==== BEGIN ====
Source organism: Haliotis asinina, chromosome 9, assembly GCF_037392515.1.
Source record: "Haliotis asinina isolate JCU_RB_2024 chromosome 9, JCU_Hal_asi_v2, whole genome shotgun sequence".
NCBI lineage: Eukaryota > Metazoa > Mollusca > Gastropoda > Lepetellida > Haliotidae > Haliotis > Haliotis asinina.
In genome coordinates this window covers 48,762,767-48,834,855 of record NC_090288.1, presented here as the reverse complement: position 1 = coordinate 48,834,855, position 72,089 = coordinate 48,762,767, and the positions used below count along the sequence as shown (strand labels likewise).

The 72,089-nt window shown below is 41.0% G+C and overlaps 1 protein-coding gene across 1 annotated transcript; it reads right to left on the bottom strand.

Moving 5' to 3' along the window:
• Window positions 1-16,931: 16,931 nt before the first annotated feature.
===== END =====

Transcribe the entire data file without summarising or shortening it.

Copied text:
Source organism: Haliotis asinina, chromosome 9, assembly GCF_037392515.1.
Source record: "Haliotis asinina isolate JCU_RB_2024 chromosome 9, JCU_Hal_asi_v2, whole genome shotgun sequence".
NCBI lineage: Eukaryota > Metazoa > Mollusca > Gastropoda > Lepetellida > Haliotidae > Haliotis > Haliotis asinina.
In genome coordinates this window covers 48,762,767-48,834,855 of record NC_090288.1, presented here as the reverse complement: position 1 = coordinate 48,834,855, position 72,089 = coordinate 48,762,767, and the positions used below count along the sequence as shown (strand labels likewise).

The 72,089-nt window shown below is 41.0% G+C and overlaps 1 protein-coding gene across 1 annotated transcript; it reads right to left on the bottom strand.

Moving 5' to 3' along the window:
• Window positions 1-16,931: 16,931 nt before the first annotated feature.